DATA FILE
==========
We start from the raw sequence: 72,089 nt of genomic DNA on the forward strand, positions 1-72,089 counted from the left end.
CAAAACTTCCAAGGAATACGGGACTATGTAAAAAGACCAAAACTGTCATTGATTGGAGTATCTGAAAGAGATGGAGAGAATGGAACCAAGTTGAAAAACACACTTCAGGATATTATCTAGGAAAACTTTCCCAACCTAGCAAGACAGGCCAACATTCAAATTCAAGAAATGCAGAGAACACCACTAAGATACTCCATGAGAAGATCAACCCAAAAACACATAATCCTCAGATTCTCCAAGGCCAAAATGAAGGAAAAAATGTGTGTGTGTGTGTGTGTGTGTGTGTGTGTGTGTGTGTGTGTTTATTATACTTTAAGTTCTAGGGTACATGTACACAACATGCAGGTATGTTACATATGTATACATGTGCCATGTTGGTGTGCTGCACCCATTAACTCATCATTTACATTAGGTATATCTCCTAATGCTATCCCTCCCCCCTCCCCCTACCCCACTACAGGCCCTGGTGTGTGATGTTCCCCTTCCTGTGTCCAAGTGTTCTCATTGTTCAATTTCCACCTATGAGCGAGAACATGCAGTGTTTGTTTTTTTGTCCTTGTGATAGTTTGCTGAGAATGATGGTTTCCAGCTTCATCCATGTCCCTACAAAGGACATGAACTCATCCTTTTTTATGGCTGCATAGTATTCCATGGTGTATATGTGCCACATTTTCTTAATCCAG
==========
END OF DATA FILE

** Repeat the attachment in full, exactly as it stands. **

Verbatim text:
We start from the raw sequence: 72,089 nt of genomic DNA on the forward strand, positions 1-72,089 counted from the left end.
CAAAACTTCCAAGGAATACGGGACTATGTAAAAAGACCAAAACTGTCATTGATTGGAGTATCTGAAAGAGATGGAGAGAATGGAACCAAGTTGAAAAACACACTTCAGGATATTATCTAGGAAAACTTTCCCAACCTAGCAAGACAGGCCAACATTCAAATTCAAGAAATGCAGAGAACACCACTAAGATACTCCATGAGAAGATCAACCCAAAAACACATAATCCTCAGATTCTCCAAGGCCAAAATGAAGGAAAAAATGTGTGTGTGTGTGTGTGTGTGTGTGTGTGTGTGTGTGTGTGTTTATTATACTTTAAGTTCTAGGGTACATGTACACAACATGCAGGTATGTTACATATGTATACATGTGCCATGTTGGTGTGCTGCACCCATTAACTCATCATTTACATTAGGTATATCTCCTAATGCTATCCCTCCCCCCTCCCCCTACCCCACTACAGGCCCTGGTGTGTGATGTTCCCCTTCCTGTGTCCAAGTGTTCTCATTGTTCAATTTCCACCTATGAGCGAGAACATGCAGTGTTTGTTTTTTTGTCCTTGTGATAGTTTGCTGAGAATGATGGTTTCCAGCTTCATCCATGTCCCTACAAAGGACATGAACTCATCCTTTTTTATGGCTGCATAGTATTCCATGGTGTATATGTGCCACATTTTCTTAATCCAG